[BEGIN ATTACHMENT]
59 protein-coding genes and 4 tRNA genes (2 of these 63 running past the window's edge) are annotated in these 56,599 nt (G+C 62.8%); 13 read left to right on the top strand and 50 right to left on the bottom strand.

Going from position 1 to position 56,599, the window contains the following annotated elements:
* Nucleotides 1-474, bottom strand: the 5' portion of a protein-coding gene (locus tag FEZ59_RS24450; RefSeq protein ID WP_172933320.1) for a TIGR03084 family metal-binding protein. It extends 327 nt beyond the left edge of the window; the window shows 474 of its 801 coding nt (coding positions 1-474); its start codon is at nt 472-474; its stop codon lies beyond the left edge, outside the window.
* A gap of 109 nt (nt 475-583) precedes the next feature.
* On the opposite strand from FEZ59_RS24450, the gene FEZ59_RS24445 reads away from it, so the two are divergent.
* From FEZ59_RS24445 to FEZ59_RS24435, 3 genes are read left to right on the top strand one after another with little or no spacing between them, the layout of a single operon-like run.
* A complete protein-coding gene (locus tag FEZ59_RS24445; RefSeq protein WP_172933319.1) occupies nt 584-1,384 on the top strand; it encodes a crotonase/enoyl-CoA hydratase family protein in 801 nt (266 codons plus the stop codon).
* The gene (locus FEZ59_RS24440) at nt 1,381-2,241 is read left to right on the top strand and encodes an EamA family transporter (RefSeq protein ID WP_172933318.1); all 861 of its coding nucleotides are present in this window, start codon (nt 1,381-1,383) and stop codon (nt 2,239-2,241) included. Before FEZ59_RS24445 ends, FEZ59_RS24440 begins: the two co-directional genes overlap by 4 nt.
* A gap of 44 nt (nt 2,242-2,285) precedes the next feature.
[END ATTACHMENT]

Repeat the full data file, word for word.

59 protein-coding genes and 4 tRNA genes (2 of these 63 running past the window's edge) are annotated in these 56,599 nt (G+C 62.8%); 13 read left to right on the top strand and 50 right to left on the bottom strand.

Going from position 1 to position 56,599, the window contains the following annotated elements:
* Nucleotides 1-474, bottom strand: the 5' portion of a protein-coding gene (locus tag FEZ59_RS24450; RefSeq protein ID WP_172933320.1) for a TIGR03084 family metal-binding protein. It extends 327 nt beyond the left edge of the window; the window shows 474 of its 801 coding nt (coding positions 1-474); its start codon is at nt 472-474; its stop codon lies beyond the left edge, outside the window.
* A gap of 109 nt (nt 475-583) precedes the next feature.
* On the opposite strand from FEZ59_RS24450, the gene FEZ59_RS24445 reads away from it, so the two are divergent.
* From FEZ59_RS24445 to FEZ59_RS24435, 3 genes are read left to right on the top strand one after another with little or no spacing between them, the layout of a single operon-like run.
* A complete protein-coding gene (locus tag FEZ59_RS24445; RefSeq protein WP_172933319.1) occupies nt 584-1,384 on the top strand; it encodes a crotonase/enoyl-CoA hydratase family protein in 801 nt (266 codons plus the stop codon).
* The gene (locus FEZ59_RS24440) at nt 1,381-2,241 is read left to right on the top strand and encodes an EamA family transporter (RefSeq protein ID WP_172933318.1); all 861 of its coding nucleotides are present in this window, start codon (nt 1,381-1,383) and stop codon (nt 2,239-2,241) included. Before FEZ59_RS24445 ends, FEZ59_RS24440 begins: the two co-directional genes overlap by 4 nt.
* A gap of 44 nt (nt 2,242-2,285) precedes the next feature.